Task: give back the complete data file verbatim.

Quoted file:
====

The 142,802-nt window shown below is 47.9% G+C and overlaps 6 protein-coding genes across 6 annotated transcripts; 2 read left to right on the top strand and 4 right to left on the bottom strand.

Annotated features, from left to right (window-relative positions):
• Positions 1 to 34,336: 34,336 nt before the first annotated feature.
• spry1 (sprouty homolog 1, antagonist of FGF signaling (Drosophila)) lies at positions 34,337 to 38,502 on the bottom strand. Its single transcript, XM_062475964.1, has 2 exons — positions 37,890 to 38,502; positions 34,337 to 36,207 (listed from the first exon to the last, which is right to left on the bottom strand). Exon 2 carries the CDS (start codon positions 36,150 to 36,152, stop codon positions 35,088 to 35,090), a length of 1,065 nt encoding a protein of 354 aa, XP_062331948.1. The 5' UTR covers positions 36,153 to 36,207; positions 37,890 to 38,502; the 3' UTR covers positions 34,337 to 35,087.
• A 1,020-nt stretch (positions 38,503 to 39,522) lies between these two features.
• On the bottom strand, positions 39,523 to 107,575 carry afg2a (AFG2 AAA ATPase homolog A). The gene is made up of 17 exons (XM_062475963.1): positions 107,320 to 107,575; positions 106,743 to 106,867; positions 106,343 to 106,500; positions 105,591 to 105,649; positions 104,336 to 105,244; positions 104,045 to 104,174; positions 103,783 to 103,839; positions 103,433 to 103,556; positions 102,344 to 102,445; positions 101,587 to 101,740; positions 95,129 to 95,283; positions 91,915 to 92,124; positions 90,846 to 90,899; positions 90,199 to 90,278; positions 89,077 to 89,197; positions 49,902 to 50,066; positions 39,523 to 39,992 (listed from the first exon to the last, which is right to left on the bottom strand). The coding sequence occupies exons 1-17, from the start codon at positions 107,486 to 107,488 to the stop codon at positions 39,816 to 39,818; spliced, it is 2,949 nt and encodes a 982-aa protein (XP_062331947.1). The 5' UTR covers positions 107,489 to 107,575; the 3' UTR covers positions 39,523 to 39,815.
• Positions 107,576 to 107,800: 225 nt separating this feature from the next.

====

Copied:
The 142,802-nt window shown below is 47.9% G+C and overlaps 6 protein-coding genes across 6 annotated transcripts; 2 read left to right on the top strand and 4 right to left on the bottom strand.

Annotated features, from left to right (window-relative positions):
• Positions 1 to 34,336: 34,336 nt before the first annotated feature.
• spry1 (sprouty homolog 1, antagonist of FGF signaling (Drosophila)) lies at positions 34,337 to 38,502 on the bottom strand. Its single transcript, XM_062475964.1, has 2 exons — positions 37,890 to 38,502; positions 34,337 to 36,207 (listed from the first exon to the last, which is right to left on the bottom strand). Exon 2 carries the CDS (start codon positions 36,150 to 36,152, stop codon positions 35,088 to 35,090), a length of 1,065 nt encoding a protein of 354 aa, XP_062331948.1. The 5' UTR covers positions 36,153 to 36,207; positions 37,890 to 38,502; the 3' UTR covers positions 34,337 to 35,087.
• A 1,020-nt stretch (positions 38,503 to 39,522) lies between these two features.
• On the bottom strand, positions 39,523 to 107,575 carry afg2a (AFG2 AAA ATPase homolog A). The gene is made up of 17 exons (XM_062475963.1): positions 107,320 to 107,575; positions 106,743 to 106,867; positions 106,343 to 106,500; positions 105,591 to 105,649; positions 104,336 to 105,244; positions 104,045 to 104,174; positions 103,783 to 103,839; positions 103,433 to 103,556; positions 102,344 to 102,445; positions 101,587 to 101,740; positions 95,129 to 95,283; positions 91,915 to 92,124; positions 90,846 to 90,899; positions 90,199 to 90,278; positions 89,077 to 89,197; positions 49,902 to 50,066; positions 39,523 to 39,992 (listed from the first exon to the last, which is right to left on the bottom strand). The coding sequence occupies exons 1-17, from the start codon at positions 107,486 to 107,488 to the stop codon at positions 39,816 to 39,818; spliced, it is 2,949 nt and encodes a 982-aa protein (XP_062331947.1). The 5' UTR covers positions 107,489 to 107,575; the 3' UTR covers positions 39,523 to 39,815.
• Positions 107,576 to 107,800: 225 nt separating this feature from the next.